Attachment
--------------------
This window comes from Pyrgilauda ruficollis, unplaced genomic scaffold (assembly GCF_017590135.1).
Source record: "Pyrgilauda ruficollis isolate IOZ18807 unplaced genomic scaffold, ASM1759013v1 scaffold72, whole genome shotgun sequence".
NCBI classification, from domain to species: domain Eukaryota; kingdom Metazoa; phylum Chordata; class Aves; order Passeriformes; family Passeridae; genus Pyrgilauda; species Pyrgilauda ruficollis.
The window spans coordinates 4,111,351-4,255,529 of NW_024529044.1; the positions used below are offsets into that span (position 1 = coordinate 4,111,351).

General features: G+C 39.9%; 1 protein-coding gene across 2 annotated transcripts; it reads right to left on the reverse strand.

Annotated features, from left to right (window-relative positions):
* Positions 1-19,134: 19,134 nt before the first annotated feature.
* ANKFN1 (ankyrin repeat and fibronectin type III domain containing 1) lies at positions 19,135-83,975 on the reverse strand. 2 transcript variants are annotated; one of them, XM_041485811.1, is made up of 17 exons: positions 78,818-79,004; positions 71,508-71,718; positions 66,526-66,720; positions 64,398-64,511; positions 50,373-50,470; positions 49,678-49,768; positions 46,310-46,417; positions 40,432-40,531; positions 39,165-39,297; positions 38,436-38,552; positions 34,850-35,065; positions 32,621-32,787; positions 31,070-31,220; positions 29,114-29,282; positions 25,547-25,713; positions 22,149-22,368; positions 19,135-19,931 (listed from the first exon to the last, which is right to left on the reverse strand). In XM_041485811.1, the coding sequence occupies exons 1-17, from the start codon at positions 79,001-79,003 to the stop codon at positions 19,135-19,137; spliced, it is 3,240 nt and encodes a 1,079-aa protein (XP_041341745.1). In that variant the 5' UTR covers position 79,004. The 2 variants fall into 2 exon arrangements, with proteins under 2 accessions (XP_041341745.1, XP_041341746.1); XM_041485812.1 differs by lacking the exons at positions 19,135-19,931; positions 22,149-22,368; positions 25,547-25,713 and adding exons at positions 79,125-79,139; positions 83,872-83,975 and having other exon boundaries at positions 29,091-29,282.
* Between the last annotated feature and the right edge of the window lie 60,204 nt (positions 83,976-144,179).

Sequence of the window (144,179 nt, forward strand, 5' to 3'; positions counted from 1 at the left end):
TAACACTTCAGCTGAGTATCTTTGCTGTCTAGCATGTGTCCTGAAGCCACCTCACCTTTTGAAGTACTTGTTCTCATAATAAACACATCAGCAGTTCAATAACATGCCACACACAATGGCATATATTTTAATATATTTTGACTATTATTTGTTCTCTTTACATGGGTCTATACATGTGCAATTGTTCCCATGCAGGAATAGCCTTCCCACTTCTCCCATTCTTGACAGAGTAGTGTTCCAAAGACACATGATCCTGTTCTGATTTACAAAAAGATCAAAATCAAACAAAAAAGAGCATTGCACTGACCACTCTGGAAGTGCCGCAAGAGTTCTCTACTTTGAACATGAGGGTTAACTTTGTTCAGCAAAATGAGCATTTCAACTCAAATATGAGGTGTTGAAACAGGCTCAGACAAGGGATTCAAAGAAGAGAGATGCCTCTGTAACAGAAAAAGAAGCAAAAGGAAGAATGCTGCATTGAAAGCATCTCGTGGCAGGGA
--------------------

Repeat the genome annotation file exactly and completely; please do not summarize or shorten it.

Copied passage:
This window comes from Pyrgilauda ruficollis, unplaced genomic scaffold (assembly GCF_017590135.1).
Source record: "Pyrgilauda ruficollis isolate IOZ18807 unplaced genomic scaffold, ASM1759013v1 scaffold72, whole genome shotgun sequence".
NCBI classification, from domain to species: domain Eukaryota; kingdom Metazoa; phylum Chordata; class Aves; order Passeriformes; family Passeridae; genus Pyrgilauda; species Pyrgilauda ruficollis.
The window spans coordinates 4,111,351-4,255,529 of NW_024529044.1; the positions used below are offsets into that span (position 1 = coordinate 4,111,351).

General features: G+C 39.9%; 1 protein-coding gene across 2 annotated transcripts; it reads right to left on the reverse strand.

Annotated features, from left to right (window-relative positions):
* Positions 1-19,134: 19,134 nt before the first annotated feature.
* ANKFN1 (ankyrin repeat and fibronectin type III domain containing 1) lies at positions 19,135-83,975 on the reverse strand. 2 transcript variants are annotated; one of them, XM_041485811.1, is made up of 17 exons: positions 78,818-79,004; positions 71,508-71,718; positions 66,526-66,720; positions 64,398-64,511; positions 50,373-50,470; positions 49,678-49,768; positions 46,310-46,417; positions 40,432-40,531; positions 39,165-39,297; positions 38,436-38,552; positions 34,850-35,065; positions 32,621-32,787; positions 31,070-31,220; positions 29,114-29,282; positions 25,547-25,713; positions 22,149-22,368; positions 19,135-19,931 (listed from the first exon to the last, which is right to left on the reverse strand). In XM_041485811.1, the coding sequence occupies exons 1-17, from the start codon at positions 79,001-79,003 to the stop codon at positions 19,135-19,137; spliced, it is 3,240 nt and encodes a 1,079-aa protein (XP_041341745.1). In that variant the 5' UTR covers position 79,004. The 2 variants fall into 2 exon arrangements, with proteins under 2 accessions (XP_041341745.1, XP_041341746.1); XM_041485812.1 differs by lacking the exons at positions 19,135-19,931; positions 22,149-22,368; positions 25,547-25,713 and adding exons at positions 79,125-79,139; positions 83,872-83,975 and having other exon boundaries at positions 29,091-29,282.
* Between the last annotated feature and the right edge of the window lie 60,204 nt (positions 83,976-144,179).

Sequence of the window (144,179 nt, forward strand, 5' to 3'; positions counted from 1 at the left end):
TAACACTTCAGCTGAGTATCTTTGCTGTCTAGCATGTGTCCTGAAGCCACCTCACCTTTTGAAGTACTTGTTCTCATAATAAACACATCAGCAGTTCAATAACATGCCACACACAATGGCATATATTTTAATATATTTTGACTATTATTTGTTCTCTTTACATGGGTCTATACATGTGCAATTGTTCCCATGCAGGAATAGCCTTCCCACTTCTCCCATTCTTGACAGAGTAGTGTTCCAAAGACACATGATCCTGTTCTGATTTACAAAAAGATCAAAATCAAACAAAAAAGAGCATTGCACTGACCACTCTGGAAGTGCCGCAAGAGTTCTCTACTTTGAACATGAGGGTTAACTTTGTTCAGCAAAATGAGCATTTCAACTCAAATATGAGGTGTTGAAACAGGCTCAGACAAGGGATTCAAAGAAGAGAGATGCCTCTGTAACAGAAAAAGAAGCAAAAGGAAGAATGCTGCATTGAAAGCATCTCGTGGCAGGGA